#5
    From your first line of the OP, I assume you looked at the Samsung T5 because you're looking at storage right?

    I have a 2TB Samsung T3 I've used for almost three years now. Best purchase I made. It's small, very fast, and very reliable. Even supports TRIM and everything.

    What you're suggesting seems all nice, but I think is a big waste of time of money for something that can resolved with a simple solution like the T5 that you almost got. Using an eGPU will definitely lower the bandwidth on the Thunderbolt 3 interface for the NVME SSD that you'll probably be better off getting the T5.

    And if the T5 is too slow you can always look at the X5.
     
  6. Stephen.R macrumors 65816

    Stephen.R

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    #6
    They’re not only 2x rather than 4x like most GPU slots, they’re half-length.

    On the compatibility page Akitio list a bunch of special-purpose cards and then this at the bottom:

    A number of other eGPU cases (eg the OWC ones) don’t even include TB3 daisy chain ports because the GPU will saturate the connection.

    What you want to do may technically work but it’s not going to work well
     
  7. adamk77 thread starter macrumors 6502a

    adamk77

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    #7
    I thought that's what I wrote, "Two PCI-3 x2 slots" -- or are you talking about something else?

    I don't believe having 2 vs 4 lanes will matter when the eGPU is used with an external monitor. This guy in this link is running two RX 580s off of the Akitio. And he says that in MacOS, it was plug-and-play. My guess is that it's listed as not being supported because you need to hook it up to an external PSU as the Akitio only comes with a 150W power supply.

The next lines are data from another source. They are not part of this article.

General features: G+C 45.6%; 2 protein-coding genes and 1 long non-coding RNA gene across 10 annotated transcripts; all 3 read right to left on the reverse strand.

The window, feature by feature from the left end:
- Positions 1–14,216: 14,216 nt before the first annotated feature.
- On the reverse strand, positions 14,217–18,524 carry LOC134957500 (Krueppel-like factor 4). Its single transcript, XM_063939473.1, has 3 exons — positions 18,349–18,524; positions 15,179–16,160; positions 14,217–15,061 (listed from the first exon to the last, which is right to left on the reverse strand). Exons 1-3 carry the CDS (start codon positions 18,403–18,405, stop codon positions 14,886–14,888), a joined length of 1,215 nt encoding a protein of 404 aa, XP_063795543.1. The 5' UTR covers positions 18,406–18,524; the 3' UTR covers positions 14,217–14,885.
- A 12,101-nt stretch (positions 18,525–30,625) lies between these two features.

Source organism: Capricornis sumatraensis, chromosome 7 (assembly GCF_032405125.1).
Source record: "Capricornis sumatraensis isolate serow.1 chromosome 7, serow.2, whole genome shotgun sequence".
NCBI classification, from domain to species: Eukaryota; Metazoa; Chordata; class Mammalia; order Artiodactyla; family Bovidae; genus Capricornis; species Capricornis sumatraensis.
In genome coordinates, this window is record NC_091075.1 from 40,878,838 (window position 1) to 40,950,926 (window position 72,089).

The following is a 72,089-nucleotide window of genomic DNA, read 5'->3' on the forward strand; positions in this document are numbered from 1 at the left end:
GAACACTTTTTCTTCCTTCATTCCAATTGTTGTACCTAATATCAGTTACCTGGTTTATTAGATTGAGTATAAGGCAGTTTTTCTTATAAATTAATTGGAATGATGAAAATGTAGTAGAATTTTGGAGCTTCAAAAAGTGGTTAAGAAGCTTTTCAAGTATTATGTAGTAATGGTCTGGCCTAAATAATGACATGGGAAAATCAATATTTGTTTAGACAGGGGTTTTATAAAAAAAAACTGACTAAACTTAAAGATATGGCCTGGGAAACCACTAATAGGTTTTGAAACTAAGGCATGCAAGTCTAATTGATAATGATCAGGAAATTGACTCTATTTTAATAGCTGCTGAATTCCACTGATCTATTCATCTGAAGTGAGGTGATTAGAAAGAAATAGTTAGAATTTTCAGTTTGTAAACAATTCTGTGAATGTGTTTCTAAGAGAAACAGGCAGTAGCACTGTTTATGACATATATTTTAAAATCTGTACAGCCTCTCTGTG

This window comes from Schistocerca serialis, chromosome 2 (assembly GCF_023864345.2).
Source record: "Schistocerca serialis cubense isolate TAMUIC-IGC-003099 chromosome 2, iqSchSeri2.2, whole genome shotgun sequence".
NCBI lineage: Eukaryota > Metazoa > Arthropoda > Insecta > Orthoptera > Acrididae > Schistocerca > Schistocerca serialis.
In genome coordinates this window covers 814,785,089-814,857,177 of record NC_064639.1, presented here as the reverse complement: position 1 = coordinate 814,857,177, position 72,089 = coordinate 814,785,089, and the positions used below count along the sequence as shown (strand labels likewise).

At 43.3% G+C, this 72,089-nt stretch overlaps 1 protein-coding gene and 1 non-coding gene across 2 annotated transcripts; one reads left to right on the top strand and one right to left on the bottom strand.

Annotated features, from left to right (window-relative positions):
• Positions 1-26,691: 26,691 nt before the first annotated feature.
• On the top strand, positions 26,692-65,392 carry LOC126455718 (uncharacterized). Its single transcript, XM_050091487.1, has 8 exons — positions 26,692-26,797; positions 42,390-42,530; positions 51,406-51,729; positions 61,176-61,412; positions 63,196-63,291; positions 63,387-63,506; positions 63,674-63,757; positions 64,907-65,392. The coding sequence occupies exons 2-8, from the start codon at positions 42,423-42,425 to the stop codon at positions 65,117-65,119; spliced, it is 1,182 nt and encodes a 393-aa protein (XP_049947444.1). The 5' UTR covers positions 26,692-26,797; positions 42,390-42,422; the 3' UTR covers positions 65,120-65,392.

If I had the extra funds, I'd give this a go and see if I can get an eGPU + NVMe SSD in one bang, but the experiment is too rich for me.
     
  8. Stephen.R macrumors 65816

    Stephen.R

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    #8
    The case only supports half-length PCIe cards - don’t most mainstream graphics cards require a full-length slot? The rx580s I’ve looked at are all ~10”, but a half length slot is only 6.9”)
     
  9. adamk77 thread starter macrumors 6502a

    adamk77

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    #9
    I think there is only enough contacts for the number of pins in a PCI-e x2. The guy in the link clearly states that he has two RX 580s enclosure, so it must fit. Maybe he has these https://www.msi.com/Graphics-card/Radeon-RX-580-8G-V1/Specification -- it's 7.8" and the max that the Akitio Node Duo will take is 8.66" according to their specs.

    But I think my question has been answered. In my haste, I didn't read the thread all the way through. He posted a follow up, stating:

    I changed the 2nd RX 580 eGPU out for a SSD. The drive is HP EX920 NVMe 1TB mounted on an M.2 PCIe adapter. Total cost of the 1TB drive and adapter is $172. This is a significant saving when compared to $800 Apple wants for an upgrade to 1TB internal drive.
    He also shared the benchmark results of the SSD.

    1138 MB/sec read, 1394 MB/sec

    The bandwidth is limited by the 2 PCI-e lanes, but that's much faster than the Samsung T5. This also means you can buy a cheaper NVMe SSD like this Crucial 1TB for $105 instead of the Samsung which is $250. It's slower than the Samsung, but still more than enough for the 2 PCI-e lanes at 2000 MB/s read, 1700 MB/s write.